Is the nonconsensual creation or publication of private intimate images unlawful?
Generally speaking, yes. “Involuntary porn,” the nonconsensual creation, publication, or dissemination of a person’s private intimate image, for no legitimate public concern, should be legally actionable in almost every situation. The specific law(s) broken will vary by state. For an educational resource on the relevant state and federal laws, you may want to check out WithoutMyConsent.org. Without My Consent (“WMC”) is a 501(c)(3) privacy nonprofit currently undertaking a 50-State survey to compile a comprehensive overview of the possible civil claims that a victim of such conduct might explore, and the potential criminal consequences of the unlawful conduct, in each jurisdiction. The site also includes practical information for victims of online harassment and the attorneys who advocate on their behalf.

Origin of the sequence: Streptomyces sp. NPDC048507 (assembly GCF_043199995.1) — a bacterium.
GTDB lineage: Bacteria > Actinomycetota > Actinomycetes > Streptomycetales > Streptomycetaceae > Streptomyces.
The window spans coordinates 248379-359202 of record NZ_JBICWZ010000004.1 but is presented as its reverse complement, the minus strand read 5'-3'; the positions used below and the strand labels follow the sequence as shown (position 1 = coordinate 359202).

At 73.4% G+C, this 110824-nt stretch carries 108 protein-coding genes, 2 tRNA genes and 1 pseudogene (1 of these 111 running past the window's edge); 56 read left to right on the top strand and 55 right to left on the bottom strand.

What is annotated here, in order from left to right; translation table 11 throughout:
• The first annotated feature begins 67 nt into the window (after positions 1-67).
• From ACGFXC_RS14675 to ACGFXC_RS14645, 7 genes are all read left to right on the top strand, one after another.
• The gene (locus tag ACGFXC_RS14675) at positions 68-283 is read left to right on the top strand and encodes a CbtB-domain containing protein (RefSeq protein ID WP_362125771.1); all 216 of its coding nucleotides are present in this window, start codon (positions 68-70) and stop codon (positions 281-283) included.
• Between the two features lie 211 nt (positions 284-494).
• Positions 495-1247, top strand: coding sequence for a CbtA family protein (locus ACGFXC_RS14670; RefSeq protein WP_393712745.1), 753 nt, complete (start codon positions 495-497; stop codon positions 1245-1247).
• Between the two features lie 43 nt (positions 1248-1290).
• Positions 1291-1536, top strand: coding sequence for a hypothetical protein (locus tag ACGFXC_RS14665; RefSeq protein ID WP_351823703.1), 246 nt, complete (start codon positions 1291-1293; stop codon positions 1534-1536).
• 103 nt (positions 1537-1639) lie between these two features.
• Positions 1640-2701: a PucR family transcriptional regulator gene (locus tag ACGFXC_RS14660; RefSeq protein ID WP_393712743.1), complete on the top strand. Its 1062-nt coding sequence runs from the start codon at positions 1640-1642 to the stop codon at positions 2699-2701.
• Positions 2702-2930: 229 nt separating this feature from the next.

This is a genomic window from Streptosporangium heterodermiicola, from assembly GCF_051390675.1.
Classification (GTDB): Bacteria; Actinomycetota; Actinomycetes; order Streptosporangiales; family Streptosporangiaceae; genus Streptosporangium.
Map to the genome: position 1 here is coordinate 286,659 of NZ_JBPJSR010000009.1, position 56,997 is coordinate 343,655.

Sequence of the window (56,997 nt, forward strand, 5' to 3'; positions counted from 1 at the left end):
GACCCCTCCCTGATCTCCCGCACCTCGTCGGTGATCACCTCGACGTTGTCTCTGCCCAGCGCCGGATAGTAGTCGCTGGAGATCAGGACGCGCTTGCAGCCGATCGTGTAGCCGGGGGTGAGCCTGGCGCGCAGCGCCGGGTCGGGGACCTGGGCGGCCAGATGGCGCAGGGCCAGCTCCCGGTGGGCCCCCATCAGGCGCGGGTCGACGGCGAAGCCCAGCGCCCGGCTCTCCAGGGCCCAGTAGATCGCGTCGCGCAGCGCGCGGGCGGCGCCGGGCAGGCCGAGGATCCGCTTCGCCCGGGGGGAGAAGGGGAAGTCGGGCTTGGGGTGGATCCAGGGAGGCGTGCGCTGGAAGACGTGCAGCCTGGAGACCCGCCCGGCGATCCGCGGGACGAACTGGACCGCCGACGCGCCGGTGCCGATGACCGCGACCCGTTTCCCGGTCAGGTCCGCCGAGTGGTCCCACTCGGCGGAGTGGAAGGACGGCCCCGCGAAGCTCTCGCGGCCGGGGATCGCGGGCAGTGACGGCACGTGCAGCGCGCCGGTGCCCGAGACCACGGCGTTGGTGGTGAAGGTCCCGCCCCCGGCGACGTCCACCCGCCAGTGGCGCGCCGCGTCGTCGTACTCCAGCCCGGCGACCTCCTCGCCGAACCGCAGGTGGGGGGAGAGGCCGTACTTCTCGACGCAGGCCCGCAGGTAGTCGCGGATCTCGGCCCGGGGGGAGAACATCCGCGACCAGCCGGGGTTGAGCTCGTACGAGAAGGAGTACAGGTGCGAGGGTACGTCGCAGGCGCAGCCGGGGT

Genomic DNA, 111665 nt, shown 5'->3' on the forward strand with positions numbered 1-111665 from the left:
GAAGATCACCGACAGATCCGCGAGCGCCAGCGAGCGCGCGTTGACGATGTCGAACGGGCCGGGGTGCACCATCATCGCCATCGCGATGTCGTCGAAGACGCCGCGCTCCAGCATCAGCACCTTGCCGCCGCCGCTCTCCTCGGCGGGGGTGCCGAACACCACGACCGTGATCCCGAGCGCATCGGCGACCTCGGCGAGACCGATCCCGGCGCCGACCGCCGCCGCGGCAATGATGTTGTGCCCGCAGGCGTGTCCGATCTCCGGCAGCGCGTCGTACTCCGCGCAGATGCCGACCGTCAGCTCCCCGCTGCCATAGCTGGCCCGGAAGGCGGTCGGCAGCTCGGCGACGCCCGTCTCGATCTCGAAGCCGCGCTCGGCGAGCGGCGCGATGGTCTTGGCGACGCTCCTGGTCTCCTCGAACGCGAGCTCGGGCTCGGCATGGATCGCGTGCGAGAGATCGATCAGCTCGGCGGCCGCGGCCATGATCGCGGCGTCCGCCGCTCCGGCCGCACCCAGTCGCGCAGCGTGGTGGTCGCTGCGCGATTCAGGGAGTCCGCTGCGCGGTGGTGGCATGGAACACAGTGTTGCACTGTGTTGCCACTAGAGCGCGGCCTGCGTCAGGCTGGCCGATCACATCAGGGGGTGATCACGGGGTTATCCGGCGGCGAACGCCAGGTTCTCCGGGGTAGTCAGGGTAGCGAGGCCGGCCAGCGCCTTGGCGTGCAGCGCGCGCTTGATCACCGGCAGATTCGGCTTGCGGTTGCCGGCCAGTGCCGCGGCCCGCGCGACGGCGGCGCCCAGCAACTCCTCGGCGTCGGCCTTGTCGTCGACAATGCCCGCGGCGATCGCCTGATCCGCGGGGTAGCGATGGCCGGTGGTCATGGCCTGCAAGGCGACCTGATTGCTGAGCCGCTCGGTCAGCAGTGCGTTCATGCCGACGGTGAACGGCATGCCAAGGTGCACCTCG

Disclaimer: This blog post is not legal advice, and is not intended to form an attorney/client relationship with any reader. If you require legal advice, you should always consult with an attorney licensed to practice in your jurisdiction. Your interaction with this blog does not create an attorney/client relationship between you and Ridder, Costa & Johnstone LLP, or any of its lawyers. For more information, please see our full disclaimer below.
Erica Johnstone cofounded and currently serves on the board of directors for WMC; however, WMC is entirely separate from and has no affiliation with Ridder, Costa & Johnstone LLP.
What are the relevant legal claims I might bring against someone who published private intimate images of me without my consent?
There are many legal claims that can be brought in a lawsuit against the defendant who posted the images. Relevant state claims to consider often include: defamation, invasion of privacy, intentional and/or negligent infliction of emotional distress, stalking, and harassment. Federal causes of action like copyright infringement, federal stalking claims, and computer fraud and abuse claims should also be explored. And most, if not all, states have the following criminal statutes on the books: criminal invasion of privacy, voyeurism, impersonation or fraud, harassment, and stalking. To view a list of relevant civil and criminal laws in your state, please access